British Prime MinisterDied when: 92 years 364 days (1115 months)
Star Sign: Aries
Leonard James Callaghan, Baron Callaghan of Cardiff, (; 27 March 1912 – 26 March 2005) was a British politician who served as Prime Minister of the United Kingdom from 1976 to 1979 and Leader of the Labour Party from 1976 to 1980.
Callaghan is the only person to have held all four Great Offices of State, having served as Chancellor of the Exchequer from 1964 to 1967, home secretary from 1967 to 1970 and foreign secretary from 1974 to 1976.
He was a member of Parliament (MP) from 1945 to 1987.Born into a working class family in Portsmouth, Callaghan left school early and began his career as a tax inspector, before becoming a trade union official in the 1930s; he served as a lieutenant in the Royal Navy during the Second World War.
He was elected to Parliament at the 1945 election, and was regarded as being on the left-wing of the Labour Party.
He was appointed to the Attlee government as a parliamentary secretary in 1947, and began to move increasingly towards the right-wing of the Labour Party, while maintaining his reputation as a "Keeper of the Cloth Cap" – that is, seen as maintaining close ties between Labour and the trade unions.
Following Labour's defeat at the 1951 election, Callaghan increasingly became regarded as the leader of the right-wing of the Labour Party, and stood for the positions of deputy leader in 1960 and for leader in 1963, but was defeated by George Brown for the former and Harold Wilson for the latter.
Following Labour's victory at the 1964 election, Wilson appointed Callaghan as Chancellor of the Exchequer; this appointment coincided with a turbulent period for the British economy, during which Callaghan had to tackle both a chronic balance of payments deficit and various speculative attacks on the pound sterling, with its exchange rate to other currencies being fixed by the Bretton Woods system.
On 18 November 1967, having initially denied that it would do so, the Government devalued the pound sterling.In the wake of the decision, Wilson moved Callaghan to the role of home secretary.
During this time, Callaghan was responsible for overseeing the operations of the British Army to support the police in Northern Ireland, following a request from the Northern Ireland government.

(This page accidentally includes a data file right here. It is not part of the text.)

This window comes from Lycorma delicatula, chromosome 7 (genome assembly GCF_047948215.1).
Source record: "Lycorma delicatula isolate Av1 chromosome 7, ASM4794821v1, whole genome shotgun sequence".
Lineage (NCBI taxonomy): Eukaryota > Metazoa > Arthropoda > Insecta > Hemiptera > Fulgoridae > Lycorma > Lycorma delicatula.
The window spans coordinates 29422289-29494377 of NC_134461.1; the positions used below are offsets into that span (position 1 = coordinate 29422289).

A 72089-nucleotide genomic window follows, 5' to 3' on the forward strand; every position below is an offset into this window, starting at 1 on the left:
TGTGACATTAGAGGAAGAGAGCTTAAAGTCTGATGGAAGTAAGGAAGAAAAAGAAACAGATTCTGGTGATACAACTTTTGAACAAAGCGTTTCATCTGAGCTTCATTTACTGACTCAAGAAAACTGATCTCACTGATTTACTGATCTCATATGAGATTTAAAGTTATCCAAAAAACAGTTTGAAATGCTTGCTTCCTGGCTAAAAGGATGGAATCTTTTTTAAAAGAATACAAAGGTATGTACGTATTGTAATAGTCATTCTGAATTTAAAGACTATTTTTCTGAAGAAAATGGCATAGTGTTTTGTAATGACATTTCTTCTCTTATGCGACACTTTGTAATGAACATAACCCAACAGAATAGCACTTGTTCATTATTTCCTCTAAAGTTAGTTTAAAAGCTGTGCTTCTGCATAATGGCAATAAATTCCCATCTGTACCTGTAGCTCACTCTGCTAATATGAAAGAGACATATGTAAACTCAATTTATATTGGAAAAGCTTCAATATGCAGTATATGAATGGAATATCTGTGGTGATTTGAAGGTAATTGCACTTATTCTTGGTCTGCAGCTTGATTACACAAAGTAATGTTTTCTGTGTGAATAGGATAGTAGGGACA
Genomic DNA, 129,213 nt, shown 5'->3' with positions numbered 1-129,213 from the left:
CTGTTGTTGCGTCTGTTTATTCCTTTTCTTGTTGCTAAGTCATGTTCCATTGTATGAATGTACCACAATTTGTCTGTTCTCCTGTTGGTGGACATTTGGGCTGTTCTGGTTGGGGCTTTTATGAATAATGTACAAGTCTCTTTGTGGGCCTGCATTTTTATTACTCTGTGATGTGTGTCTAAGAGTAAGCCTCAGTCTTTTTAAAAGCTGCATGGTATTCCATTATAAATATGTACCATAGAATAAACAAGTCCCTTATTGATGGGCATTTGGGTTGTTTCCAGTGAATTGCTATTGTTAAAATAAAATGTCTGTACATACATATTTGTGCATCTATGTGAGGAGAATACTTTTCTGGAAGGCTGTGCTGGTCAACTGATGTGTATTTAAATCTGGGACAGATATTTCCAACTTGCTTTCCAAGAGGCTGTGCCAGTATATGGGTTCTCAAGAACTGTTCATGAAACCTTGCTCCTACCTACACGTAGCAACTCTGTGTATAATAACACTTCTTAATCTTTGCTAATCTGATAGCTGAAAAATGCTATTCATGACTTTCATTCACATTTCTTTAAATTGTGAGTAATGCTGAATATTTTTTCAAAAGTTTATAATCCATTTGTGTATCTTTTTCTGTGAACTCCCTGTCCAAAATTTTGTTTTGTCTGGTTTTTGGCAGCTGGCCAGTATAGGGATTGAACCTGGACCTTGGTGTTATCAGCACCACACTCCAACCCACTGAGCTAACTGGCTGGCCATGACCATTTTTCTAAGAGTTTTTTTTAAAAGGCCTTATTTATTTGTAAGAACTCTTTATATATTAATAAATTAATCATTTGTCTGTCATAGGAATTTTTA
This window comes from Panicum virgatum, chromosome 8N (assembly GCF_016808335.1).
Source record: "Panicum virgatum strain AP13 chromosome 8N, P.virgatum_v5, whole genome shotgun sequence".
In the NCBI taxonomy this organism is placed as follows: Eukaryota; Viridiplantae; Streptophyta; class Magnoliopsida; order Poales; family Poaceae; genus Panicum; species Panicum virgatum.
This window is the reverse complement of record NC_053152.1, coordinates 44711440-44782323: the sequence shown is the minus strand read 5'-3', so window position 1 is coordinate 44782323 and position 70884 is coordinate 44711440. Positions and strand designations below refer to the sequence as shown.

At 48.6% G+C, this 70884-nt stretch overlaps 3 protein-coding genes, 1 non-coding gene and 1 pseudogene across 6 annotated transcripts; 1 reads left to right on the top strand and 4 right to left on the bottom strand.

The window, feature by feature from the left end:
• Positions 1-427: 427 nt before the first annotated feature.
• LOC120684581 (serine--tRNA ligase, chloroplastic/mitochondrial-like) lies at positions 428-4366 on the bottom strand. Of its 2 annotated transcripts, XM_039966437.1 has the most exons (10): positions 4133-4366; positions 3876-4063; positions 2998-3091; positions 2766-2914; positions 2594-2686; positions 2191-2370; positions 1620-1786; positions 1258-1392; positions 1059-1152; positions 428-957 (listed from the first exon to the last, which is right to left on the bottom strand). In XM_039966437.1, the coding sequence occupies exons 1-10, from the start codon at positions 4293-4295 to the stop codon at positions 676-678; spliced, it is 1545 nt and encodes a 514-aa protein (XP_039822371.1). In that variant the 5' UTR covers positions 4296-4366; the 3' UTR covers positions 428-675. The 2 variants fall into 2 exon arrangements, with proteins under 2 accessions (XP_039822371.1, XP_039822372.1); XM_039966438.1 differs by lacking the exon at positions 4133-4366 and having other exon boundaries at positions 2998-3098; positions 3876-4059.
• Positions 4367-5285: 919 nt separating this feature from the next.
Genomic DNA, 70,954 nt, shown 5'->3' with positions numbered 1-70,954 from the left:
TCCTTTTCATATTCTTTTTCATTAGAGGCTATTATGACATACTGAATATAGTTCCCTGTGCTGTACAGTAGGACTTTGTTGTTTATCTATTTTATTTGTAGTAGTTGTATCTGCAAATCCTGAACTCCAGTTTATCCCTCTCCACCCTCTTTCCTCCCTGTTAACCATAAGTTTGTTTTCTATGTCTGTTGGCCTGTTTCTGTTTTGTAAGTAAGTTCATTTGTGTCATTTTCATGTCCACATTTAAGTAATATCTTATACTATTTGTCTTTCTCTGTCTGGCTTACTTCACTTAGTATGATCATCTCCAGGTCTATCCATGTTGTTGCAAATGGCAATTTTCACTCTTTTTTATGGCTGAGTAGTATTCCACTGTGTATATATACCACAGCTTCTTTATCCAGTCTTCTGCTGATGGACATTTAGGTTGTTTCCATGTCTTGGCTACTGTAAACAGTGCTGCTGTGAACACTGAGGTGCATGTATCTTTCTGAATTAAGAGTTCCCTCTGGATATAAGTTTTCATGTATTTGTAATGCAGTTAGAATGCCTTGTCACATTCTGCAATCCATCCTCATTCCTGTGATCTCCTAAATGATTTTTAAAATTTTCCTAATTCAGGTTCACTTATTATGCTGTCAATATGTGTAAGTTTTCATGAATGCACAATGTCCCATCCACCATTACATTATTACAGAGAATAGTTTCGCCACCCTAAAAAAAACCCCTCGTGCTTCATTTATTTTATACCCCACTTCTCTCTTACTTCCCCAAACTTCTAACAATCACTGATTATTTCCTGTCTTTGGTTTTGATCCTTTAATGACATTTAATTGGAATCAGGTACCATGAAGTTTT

Callaghan remained in the Shadow Cabinet during Labour's period in Opposition from 1970 to 1974; upon Labour's victory at the 1974 election, Wilson appointed Callaghan as foreign secretary.
Callaghan was responsible for renegotiating the terms of Britain's membership of the European Communities (EC), and strongly supported the "Yes" vote campaign in the 1975 referendum, which confirmed the UK's membership of the EC.
When Wilson suddenly announced his retirement in March 1976, Callaghan defeated five other candidates to be elected Leader of the Labour Party; he was appointed prime minister on 5 April 1976.
Despite winning a narrow majority in the House of Commons at the 1974 election, Labour had lost this by the time Callaghan became prime minister, and several by-election defeats and defections in his early months forced Callaghan to strike a confidence and supply agreement with the Liberal Party.
While this initially proved stable, in the wake of significant industrial disputes and widespread strikes in the 1978–79 "Winter of Discontent", and the defeat of the referendum on devolution for Scotland, led to minor parties joining the Conservatives to pass a motion of no-confidence in Callaghan on 28 March 1979.
Although remaining personally popular in opinion polls, Callaghan led Labour to defeat at the 1979 election and was replaced by Margaret Thatcher.
Callaghan initially remained as Labour leader, serving as Leader of the Opposition until November 1980.He attempted to reform the process by which Labour elected its leader.
After leaving the leadership, he returned to the backbench, and between 1983 and 1987 was Father of the House of Commons.On retiring from the Commons in 1987, he was elevated to the House of Lords as Baron Callaghan of Cardiff.
He died on 26 March 2005 and remains to date the UK's longest-lived former prime minister.